A diverting story. Poignant enough to be a version of the truth. Tormented love isn't my favorite, but this story of Johannes Vermeer and the maid, Griet, is exotically dramatic. It suggests the strength of inescapable, lifelong emotions.
Very hard cheese to read this and try to be sympathetic to both Danny Saunders and Reuven Malter. If the insights into Hasidic and otherwise orthodox Jewish culture are accurate, it is depressing. This is a window into the sad distraction of so many human beings with the limitations and constraints of their culture and religion. It is difficult to think of Danny or Reuven living a productive, exuberant, joyous and emotionally/morally satisfying life. Their religion and culture puts too many obstacles in their path.
A peculiar history of the 1893 Chicago World's Fair (World's Columbian Exposition), Director of Works Daniel Burnham and the serial murderer H. H. Holmes (Herman Webster Mudgett). The history of each of them is engaging enough. It seems like two separate books interleaved into one. The prose is doggedly correct and without style. The organization of the Fair management is predictably muddled. The central role of architects including landscape architect Olmstead is fascinating and soooo 19th century.
A powerfully engaging book, heavy on history and heavy on observation and assessment of historical and current technology of communication. "Technology changes the way we think," is one of my takeaways. From the jacket: "…the story of information technologies that changed the very nature of human consciousness."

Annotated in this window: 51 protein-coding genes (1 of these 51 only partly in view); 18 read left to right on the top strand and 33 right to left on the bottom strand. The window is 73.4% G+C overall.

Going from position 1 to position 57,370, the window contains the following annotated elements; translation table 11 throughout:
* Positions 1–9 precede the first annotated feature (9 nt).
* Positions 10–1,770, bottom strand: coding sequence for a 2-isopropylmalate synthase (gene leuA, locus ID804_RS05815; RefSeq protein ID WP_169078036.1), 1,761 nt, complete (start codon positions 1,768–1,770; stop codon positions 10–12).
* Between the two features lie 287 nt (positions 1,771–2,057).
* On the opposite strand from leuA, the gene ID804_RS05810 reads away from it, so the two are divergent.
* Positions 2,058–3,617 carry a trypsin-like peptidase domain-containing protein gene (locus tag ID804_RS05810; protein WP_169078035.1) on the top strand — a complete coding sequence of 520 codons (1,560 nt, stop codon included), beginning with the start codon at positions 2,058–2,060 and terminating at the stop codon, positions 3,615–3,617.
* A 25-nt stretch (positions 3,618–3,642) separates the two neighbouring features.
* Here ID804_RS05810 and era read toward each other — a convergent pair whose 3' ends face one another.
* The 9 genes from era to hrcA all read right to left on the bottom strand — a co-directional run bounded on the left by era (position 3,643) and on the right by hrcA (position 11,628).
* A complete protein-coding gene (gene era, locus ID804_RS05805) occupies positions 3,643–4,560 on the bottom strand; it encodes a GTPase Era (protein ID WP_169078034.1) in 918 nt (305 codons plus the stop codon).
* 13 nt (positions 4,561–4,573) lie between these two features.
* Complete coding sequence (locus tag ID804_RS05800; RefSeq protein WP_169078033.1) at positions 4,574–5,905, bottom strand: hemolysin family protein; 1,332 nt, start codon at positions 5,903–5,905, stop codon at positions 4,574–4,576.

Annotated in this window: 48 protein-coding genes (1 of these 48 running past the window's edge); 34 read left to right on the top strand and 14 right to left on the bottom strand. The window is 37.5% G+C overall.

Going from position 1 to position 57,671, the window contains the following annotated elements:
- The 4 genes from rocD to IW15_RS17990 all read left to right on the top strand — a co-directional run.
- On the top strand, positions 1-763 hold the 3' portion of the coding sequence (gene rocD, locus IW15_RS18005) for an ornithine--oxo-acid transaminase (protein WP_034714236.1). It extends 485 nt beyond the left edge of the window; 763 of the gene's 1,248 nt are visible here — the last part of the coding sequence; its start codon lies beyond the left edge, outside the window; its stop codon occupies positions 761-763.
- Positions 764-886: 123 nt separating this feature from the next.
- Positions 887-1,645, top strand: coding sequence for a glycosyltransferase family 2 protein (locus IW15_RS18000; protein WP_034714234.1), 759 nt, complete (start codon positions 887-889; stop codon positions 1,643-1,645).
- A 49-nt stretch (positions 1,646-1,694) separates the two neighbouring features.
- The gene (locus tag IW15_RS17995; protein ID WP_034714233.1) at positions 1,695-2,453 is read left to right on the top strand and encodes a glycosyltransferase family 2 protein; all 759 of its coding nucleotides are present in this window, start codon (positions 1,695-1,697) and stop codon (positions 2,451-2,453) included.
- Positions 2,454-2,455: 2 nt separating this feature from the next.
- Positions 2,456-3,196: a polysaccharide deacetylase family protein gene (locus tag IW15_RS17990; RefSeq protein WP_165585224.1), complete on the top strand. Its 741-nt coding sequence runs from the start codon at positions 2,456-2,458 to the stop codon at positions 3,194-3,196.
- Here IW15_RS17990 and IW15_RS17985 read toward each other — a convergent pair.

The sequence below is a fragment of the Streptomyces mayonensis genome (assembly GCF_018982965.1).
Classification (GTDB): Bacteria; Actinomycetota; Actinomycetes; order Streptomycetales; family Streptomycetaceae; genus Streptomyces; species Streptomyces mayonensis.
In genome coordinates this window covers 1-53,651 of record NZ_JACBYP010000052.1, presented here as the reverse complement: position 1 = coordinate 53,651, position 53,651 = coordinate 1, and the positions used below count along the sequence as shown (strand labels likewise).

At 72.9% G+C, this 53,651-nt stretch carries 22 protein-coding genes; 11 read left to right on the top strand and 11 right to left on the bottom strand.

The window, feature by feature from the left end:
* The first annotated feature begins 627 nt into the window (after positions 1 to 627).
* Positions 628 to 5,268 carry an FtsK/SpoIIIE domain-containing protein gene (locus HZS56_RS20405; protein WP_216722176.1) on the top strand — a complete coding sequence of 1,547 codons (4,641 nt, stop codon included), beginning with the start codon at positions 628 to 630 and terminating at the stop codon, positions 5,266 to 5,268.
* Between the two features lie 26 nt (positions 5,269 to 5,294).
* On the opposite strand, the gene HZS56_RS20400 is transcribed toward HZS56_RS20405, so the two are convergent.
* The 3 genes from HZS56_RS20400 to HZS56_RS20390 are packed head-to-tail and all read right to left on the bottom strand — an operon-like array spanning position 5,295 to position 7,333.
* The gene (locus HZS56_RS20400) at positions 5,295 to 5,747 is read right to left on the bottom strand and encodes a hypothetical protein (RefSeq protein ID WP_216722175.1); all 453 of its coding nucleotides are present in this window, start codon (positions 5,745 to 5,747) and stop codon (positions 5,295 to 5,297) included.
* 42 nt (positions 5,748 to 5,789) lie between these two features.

Most provocative book I've read on American life since Jane Jacobs' "Death and Life of Great American Cities." Bishop says gerrymandering isn't the key cause of entrenched Washington members of Congress; rather, Americans have been segregating themselves sociologically and politically since 1965 into increasingly homogeneous counties and election districts. People are clustering with PLUs, "people like us." This clustering generates increasingly partisan and intemperate political results, as members of the majority socially vie with each other to be "more" mainstream, and the disaffected minority increasingly opts out of political activity or simply moves to a more socially/politically comfortable town. Very scary.
This AFSCME account reveals the raw functioning of political power and the use of patronage (providing jobs) as a means of maintaining power. Also, candidly, it shows the noble origin of the laborers' unions and the ultimate corruption of the union leadership.
I heard Beschloss speak recently at a local college, sponsored by the National Endowment for the Humanities. He sounded just like his book: anecdotal, marginally interesting, uninspired.If you're a serious student of history, you don't need this book on your shelf. For public school students, it could be an appealing way to start learning about presidential history.
Fascinating story of the life of a libriphile or book-o-phile. Worth re-reading for book collection tips.See Taste and Technique in Book-Collecting by John Carter.See Clegg's dictionary of the world book trade